# If you inoculate fresh Nutrient Broth with 100 cells of Escherichia coli

1. If you inoculate fresh Nutrient Broth with 100 cells of Escherichia coli and keep the culture at the optimal temperature of 37Â°C, assuming the generation time is 30 minutes, how many generations will take place after 7 hours?

How many bacteria will be present?

Will the number of bacteria continue to double every 30 minutes indefinitely? Why?

2. Starting with four bacterial cells per cm3 in a rich nutrient medium, with a 20-minutes generation time, how many cells will there be in 1 dm3 of this culture after 1 hour?

After 2 hours?

After 2 hours if one of the initial four cells was non viable?

3. After washing your hands, you decide to do a plate count on the soap. You dilute 1 g of the soap to 10-6 and plate it on nutrient agar. After 24 hours of incubation at 37C, there are 168 colonies. How many bacteria were on the soap?

4. You were given a 24-hour liquid culture of T2 coliphage. After aseptically performing the usual 10-fold serial dilution procedure, you plated 0.1 cm3 of the 10-5, 10-6, 10-7 and 10-8 dilutions in three replicates. Plates were incubated at 37ÂºC for 24 hours, and these are the results you obtained:

Dilution Replicate 1 Replicate 2 Replicate 3

10-5 TNTC TNTC TNTC

10-6 245 234 284

10-7 23 28 29

10-8 2 3 4

TNTC: Too numerous to count

Calculate the average number of plaque forming units per cm3 present in the original culture.

5. Most vaccines licensed for use in the UK are prepared from attenuated (live) viruses. Attenuated viruses are capable of limited replication in the target cell but cannot replicate sufficiently to cause disease. It is important that each dose of the vaccine contains the correct number of virus particles. Too few may not be sufficient to stimulate a protective immune response and too many may cause disease. It is therefore necessary to check all batches of vaccines made for infectivity using a suitable assay.

Three batches of the attenuated Sabin poliovirus vaccine were tested for infectivity using a plaque assay on Vero cells (a cell line derived from monkey kidney cells); 0.1 cm3 aliquots of each batch were tested three times and the following results were obtained.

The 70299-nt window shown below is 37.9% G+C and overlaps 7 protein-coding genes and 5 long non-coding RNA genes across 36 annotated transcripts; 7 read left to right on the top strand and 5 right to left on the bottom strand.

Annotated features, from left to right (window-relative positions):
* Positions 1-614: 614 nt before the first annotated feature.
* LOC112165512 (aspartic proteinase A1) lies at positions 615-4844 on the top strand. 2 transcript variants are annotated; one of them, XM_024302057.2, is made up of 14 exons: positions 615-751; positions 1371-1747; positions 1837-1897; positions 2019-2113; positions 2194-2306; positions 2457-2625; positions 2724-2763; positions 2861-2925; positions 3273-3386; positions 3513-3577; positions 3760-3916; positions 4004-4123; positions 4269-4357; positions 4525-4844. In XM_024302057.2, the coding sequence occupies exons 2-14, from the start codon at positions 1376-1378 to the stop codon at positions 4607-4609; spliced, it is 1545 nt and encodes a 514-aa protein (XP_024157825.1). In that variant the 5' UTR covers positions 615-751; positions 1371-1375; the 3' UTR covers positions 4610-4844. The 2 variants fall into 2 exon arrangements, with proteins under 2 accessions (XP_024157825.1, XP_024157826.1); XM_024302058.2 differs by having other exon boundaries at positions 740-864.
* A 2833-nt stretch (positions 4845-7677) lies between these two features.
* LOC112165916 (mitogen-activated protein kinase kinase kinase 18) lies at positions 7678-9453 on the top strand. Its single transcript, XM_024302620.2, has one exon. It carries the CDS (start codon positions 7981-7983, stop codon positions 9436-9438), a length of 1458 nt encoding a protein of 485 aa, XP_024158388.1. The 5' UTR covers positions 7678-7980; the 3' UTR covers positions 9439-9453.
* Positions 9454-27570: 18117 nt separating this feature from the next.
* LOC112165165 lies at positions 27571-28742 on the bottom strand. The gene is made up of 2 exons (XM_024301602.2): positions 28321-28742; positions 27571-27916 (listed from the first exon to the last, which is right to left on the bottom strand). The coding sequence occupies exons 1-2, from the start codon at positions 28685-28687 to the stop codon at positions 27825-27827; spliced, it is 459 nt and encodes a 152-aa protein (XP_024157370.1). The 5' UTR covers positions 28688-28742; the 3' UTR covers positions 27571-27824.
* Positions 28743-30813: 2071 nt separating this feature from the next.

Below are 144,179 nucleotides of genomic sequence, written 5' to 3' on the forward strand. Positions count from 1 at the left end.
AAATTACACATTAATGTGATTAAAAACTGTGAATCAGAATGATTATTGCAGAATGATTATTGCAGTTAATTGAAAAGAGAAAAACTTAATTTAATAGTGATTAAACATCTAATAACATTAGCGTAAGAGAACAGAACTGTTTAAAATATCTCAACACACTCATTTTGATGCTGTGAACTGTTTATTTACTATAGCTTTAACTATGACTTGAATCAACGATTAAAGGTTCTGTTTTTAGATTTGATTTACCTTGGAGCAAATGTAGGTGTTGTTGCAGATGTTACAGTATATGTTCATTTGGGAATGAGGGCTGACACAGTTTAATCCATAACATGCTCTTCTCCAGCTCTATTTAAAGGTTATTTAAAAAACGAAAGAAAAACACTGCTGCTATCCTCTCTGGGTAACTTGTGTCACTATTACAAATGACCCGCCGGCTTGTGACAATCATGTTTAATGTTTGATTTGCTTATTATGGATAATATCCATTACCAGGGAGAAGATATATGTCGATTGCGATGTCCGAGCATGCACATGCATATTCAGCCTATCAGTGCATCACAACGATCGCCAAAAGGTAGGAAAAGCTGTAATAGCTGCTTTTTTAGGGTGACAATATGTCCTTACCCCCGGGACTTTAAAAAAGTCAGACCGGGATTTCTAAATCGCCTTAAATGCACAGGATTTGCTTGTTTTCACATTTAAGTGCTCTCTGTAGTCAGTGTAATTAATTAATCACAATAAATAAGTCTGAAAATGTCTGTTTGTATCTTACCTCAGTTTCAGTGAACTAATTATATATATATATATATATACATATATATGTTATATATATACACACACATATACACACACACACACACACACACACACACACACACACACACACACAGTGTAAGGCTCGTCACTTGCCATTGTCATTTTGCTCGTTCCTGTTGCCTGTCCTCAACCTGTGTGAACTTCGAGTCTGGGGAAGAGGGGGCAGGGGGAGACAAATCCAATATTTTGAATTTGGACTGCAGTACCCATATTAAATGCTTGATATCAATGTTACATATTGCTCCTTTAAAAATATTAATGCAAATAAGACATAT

Batch 1

Dilution Replicate 1 Replicate 2 Replicate 3

10-6 TNTC TNTC TNTC

10-7 200 231 194

10-8 19 26 24

Batch 2

Dilution Replicate 1 Replicate 2 Replicate 3

10-6 TNTC TNTC TNTC

10-7 198 205 220

10-8 25 33 31

Batch 3

Dilution Replicate 1 Replicate 2 Replicate 3

10-6 TNTC TNTC TNTC

10-7 252 199 208

10-8 32 23 27

TNTC = too numerous to count

What is a plaque?

Suggest why only dilutions above 10-5 were tested.

Calculate the average number of PFU (plaque forming units) per cm3 of the original vaccine suspension for each batch.

If each dose of 0.1 cm3 should contain 500 PFU of attenuated virus, by how much should each batch be diluted?

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1. If you inoculate fresh Nutrient Broth with 100 cells of Escherichia coli and keep the culture at the optimal temperature of 37Â°C, assuming the generation time is 30 minutes, how many generations will take place after 7 hours?

All you need to do is set up a simple unit dimensional analysis.

Like this:

(7 hours)(60 min/hour)(1 gen/30 min) = 14 gen

How many bacteria will be present?

The number of cells will double each generation. Therefore, after the first 30 minutes, there will be 200 cells. After the first hour, those 200 cells will double and become 400 cells, and so on.

Therefore,

(100 cells)(214) = 1,638,400 cells

Notice that the "214" factor is a repeating doubling that occurs 14 times.

Will the number of bacteria continue to double every 30 minutes indefinitely? Why?

No, after a while, the cells will begin to crowd each other and interfere with each other's growth. In addition, they will begin to use up nutrient resources (which will slow down growth of future generations) and they will produce toxins and waste products (that will also slow down and inhibit the growth of other cells).

2. Starting with four bacterial cells per cm3 in a rich nutrient medium, with a 20-minutes generation time, how many cells will there be in 1 dm3 of this culture after 1 hour?

First, let's find out how many cm3 are in 1 dm3. This is a basic conversion you should memorize. 1 cm3 = 1 ml, and 1 dm3 = 1 litre. Therefore, there are 1000 cm3/dm3.

Therefore, we can figure out the number of cells at the start:

(4 cells/ml)(1000 ml) = 4000 cells

The rest of the question is easy. How many doublings are there in 1 hour? Since a doubling time is 20 minutes, there must be 3 doublings in 1 hour.

(4000 cells)(23) = 32,000 cells

After 2 hours?

In 2 hours, there are six rounds ...